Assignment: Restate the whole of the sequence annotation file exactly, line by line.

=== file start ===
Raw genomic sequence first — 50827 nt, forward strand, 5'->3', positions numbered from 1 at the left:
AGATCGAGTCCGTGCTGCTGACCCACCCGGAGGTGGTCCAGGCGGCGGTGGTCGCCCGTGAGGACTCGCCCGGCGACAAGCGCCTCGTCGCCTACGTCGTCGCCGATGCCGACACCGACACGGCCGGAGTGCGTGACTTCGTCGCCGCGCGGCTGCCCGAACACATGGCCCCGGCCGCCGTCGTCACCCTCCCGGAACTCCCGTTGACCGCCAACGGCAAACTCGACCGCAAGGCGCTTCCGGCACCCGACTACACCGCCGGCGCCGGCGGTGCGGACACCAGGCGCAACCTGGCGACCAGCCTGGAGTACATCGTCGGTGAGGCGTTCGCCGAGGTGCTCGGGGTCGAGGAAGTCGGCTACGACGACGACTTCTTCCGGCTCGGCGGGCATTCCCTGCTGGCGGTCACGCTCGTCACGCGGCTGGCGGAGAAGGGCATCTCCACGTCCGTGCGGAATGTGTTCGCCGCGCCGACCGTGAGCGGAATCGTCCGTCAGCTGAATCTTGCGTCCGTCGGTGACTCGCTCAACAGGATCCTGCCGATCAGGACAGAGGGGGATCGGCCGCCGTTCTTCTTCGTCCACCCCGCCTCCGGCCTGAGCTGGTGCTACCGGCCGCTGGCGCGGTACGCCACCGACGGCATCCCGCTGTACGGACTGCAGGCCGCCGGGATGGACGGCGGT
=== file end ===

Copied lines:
Raw genomic sequence first — 50827 nt, forward strand, 5'->3', positions numbered from 1 at the left:
AGATCGAGTCCGTGCTGCTGACCCACCCGGAGGTGGTCCAGGCGGCGGTGGTCGCCCGTGAGGACTCGCCCGGCGACAAGCGCCTCGTCGCCTACGTCGTCGCCGATGCCGACACCGACACGGCCGGAGTGCGTGACTTCGTCGCCGCGCGGCTGCCCGAACACATGGCCCCGGCCGCCGTCGTCACCCTCCCGGAACTCCCGTTGACCGCCAACGGCAAACTCGACCGCAAGGCGCTTCCGGCACCCGACTACACCGCCGGCGCCGGCGGTGCGGACACCAGGCGCAACCTGGCGACCAGCCTGGAGTACATCGTCGGTGAGGCGTTCGCCGAGGTGCTCGGGGTCGAGGAAGTCGGCTACGACGACGACTTCTTCCGGCTCGGCGGGCATTCCCTGCTGGCGGTCACGCTCGTCACGCGGCTGGCGGAGAAGGGCATCTCCACGTCCGTGCGGAATGTGTTCGCCGCGCCGACCGTGAGCGGAATCGTCCGTCAGCTGAATCTTGCGTCCGTCGGTGACTCGCTCAACAGGATCCTGCCGATCAGGACAGAGGGGGATCGGCCGCCGTTCTTCTTCGTCCACCCCGCCTCCGGCCTGAGCTGGTGCTACCGGCCGCTGGCGCGGTACGCCACCGACGGCATCCCGCTGTACGGACTGCAGGCCGCCGGGATGGACGGCGGT